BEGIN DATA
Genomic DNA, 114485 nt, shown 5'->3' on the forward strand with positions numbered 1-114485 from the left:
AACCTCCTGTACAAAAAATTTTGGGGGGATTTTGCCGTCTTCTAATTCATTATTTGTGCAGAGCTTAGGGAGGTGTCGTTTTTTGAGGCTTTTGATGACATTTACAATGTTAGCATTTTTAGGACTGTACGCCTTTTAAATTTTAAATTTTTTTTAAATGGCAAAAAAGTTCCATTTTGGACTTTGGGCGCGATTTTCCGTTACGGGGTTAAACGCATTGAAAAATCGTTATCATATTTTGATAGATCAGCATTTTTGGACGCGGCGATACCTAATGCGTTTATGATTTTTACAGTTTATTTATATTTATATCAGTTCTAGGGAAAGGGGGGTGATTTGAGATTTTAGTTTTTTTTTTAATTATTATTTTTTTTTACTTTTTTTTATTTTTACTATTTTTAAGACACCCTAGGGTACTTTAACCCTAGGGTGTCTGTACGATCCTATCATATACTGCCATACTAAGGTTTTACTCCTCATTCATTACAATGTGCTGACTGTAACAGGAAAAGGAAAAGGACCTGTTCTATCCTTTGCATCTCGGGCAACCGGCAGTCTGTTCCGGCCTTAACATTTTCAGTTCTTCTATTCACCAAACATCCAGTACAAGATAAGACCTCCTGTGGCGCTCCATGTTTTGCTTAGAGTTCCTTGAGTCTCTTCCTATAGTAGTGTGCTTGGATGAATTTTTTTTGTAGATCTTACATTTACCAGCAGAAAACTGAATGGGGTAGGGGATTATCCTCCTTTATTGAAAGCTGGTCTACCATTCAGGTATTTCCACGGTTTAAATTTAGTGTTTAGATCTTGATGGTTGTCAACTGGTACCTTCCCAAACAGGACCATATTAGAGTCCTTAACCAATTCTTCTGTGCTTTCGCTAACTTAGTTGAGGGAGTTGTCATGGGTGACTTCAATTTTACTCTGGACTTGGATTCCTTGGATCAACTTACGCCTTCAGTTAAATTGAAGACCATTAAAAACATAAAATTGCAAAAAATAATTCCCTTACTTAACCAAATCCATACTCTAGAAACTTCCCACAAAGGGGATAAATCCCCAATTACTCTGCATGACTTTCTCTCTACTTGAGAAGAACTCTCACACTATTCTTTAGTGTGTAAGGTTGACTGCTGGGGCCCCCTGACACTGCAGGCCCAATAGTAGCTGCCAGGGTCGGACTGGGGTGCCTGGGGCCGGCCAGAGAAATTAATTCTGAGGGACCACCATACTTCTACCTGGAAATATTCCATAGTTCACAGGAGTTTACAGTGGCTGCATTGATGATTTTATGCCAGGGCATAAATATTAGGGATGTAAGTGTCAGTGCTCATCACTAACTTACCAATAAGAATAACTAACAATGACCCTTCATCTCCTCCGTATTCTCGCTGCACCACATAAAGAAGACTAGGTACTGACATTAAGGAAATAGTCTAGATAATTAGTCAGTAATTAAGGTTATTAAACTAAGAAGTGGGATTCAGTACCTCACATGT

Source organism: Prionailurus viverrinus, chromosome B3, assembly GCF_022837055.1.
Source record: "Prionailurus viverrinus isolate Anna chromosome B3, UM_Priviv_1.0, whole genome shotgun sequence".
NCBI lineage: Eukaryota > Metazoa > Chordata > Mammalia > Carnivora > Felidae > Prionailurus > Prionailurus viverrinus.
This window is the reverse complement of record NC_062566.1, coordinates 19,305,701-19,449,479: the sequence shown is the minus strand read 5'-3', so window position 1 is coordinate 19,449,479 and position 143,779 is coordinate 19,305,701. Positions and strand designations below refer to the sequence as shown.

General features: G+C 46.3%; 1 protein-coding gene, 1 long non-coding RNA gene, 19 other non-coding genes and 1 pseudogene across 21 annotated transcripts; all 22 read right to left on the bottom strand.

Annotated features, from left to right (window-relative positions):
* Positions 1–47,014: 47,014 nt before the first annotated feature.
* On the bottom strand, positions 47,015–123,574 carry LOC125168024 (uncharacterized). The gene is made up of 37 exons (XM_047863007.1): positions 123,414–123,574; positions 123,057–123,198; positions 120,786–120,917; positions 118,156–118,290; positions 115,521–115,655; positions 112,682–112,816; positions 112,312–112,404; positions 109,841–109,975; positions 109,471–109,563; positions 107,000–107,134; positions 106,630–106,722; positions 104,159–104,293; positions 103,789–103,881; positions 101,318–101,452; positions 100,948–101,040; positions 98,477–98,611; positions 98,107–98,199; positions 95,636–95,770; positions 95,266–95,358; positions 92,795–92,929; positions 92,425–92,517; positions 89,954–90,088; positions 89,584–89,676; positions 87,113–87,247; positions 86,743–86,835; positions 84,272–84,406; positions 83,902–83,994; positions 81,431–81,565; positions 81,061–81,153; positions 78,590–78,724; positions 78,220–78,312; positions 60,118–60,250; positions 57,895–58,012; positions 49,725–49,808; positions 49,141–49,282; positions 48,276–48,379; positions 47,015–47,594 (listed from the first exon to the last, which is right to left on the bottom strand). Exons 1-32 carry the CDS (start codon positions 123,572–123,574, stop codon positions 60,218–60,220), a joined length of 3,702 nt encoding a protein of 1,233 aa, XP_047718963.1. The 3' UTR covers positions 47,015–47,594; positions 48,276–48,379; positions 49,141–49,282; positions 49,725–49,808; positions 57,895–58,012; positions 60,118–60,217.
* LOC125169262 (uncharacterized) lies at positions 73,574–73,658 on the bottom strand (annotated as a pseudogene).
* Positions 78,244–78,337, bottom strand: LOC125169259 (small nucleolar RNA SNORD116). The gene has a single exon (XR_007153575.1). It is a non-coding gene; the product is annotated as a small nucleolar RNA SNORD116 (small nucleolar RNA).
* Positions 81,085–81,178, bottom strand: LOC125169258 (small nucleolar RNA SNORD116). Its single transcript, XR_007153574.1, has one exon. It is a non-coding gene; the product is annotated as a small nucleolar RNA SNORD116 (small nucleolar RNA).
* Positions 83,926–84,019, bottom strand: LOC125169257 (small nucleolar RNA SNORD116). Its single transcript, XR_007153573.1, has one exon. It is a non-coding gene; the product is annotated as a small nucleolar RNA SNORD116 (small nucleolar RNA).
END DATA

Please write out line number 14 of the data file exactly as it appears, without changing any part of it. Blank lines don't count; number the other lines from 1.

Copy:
* Positions 83,926–84,019, bottom strand: LOC125169257 (small nucleolar RNA SNORD116). Its single transcript, XR_007153573.1, has one exon. It is a non-coding gene; the product is annotated as a small nucleolar RNA SNORD116 (small nucleolar RNA).